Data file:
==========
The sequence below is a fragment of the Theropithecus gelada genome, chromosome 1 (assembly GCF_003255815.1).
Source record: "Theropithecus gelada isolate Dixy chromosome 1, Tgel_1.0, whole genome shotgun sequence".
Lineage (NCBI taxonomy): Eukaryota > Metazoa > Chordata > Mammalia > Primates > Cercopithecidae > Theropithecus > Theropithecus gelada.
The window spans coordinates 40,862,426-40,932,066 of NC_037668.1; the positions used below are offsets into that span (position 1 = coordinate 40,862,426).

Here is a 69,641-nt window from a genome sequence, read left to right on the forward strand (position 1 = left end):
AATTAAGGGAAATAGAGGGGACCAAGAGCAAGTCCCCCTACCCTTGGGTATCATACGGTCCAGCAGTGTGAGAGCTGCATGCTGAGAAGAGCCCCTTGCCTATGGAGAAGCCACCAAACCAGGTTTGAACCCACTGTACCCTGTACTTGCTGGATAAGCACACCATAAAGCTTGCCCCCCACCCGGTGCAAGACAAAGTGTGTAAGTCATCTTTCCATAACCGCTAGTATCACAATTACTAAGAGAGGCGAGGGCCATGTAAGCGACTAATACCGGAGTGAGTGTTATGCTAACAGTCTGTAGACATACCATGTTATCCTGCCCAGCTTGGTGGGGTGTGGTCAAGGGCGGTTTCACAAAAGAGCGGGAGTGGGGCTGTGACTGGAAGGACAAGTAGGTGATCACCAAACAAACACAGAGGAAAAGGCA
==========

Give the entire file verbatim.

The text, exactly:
The sequence below is a fragment of the Theropithecus gelada genome, chromosome 1 (assembly GCF_003255815.1).
Source record: "Theropithecus gelada isolate Dixy chromosome 1, Tgel_1.0, whole genome shotgun sequence".
Lineage (NCBI taxonomy): Eukaryota > Metazoa > Chordata > Mammalia > Primates > Cercopithecidae > Theropithecus > Theropithecus gelada.
The window spans coordinates 40,862,426-40,932,066 of NC_037668.1; the positions used below are offsets into that span (position 1 = coordinate 40,862,426).

Here is a 69,641-nt window from a genome sequence, read left to right on the forward strand (position 1 = left end):
AATTAAGGGAAATAGAGGGGACCAAGAGCAAGTCCCCCTACCCTTGGGTATCATACGGTCCAGCAGTGTGAGAGCTGCATGCTGAGAAGAGCCCCTTGCCTATGGAGAAGCCACCAAACCAGGTTTGAACCCACTGTACCCTGTACTTGCTGGATAAGCACACCATAAAGCTTGCCCCCCACCCGGTGCAAGACAAAGTGTGTAAGTCATCTTTCCATAACCGCTAGTATCACAATTACTAAGAGAGGCGAGGGCCATGTAAGCGACTAATACCGGAGTGAGTGTTATGCTAACAGTCTGTAGACATACCATGTTATCCTGCCCAGCTTGGTGGGGTGTGGTCAAGGGCGGTTTCACAAAAGAGCGGGAGTGGGGCTGTGACTGGAAGGACAAGTAGGTGATCACCAAACAAACACAGAGGAAAAGGCA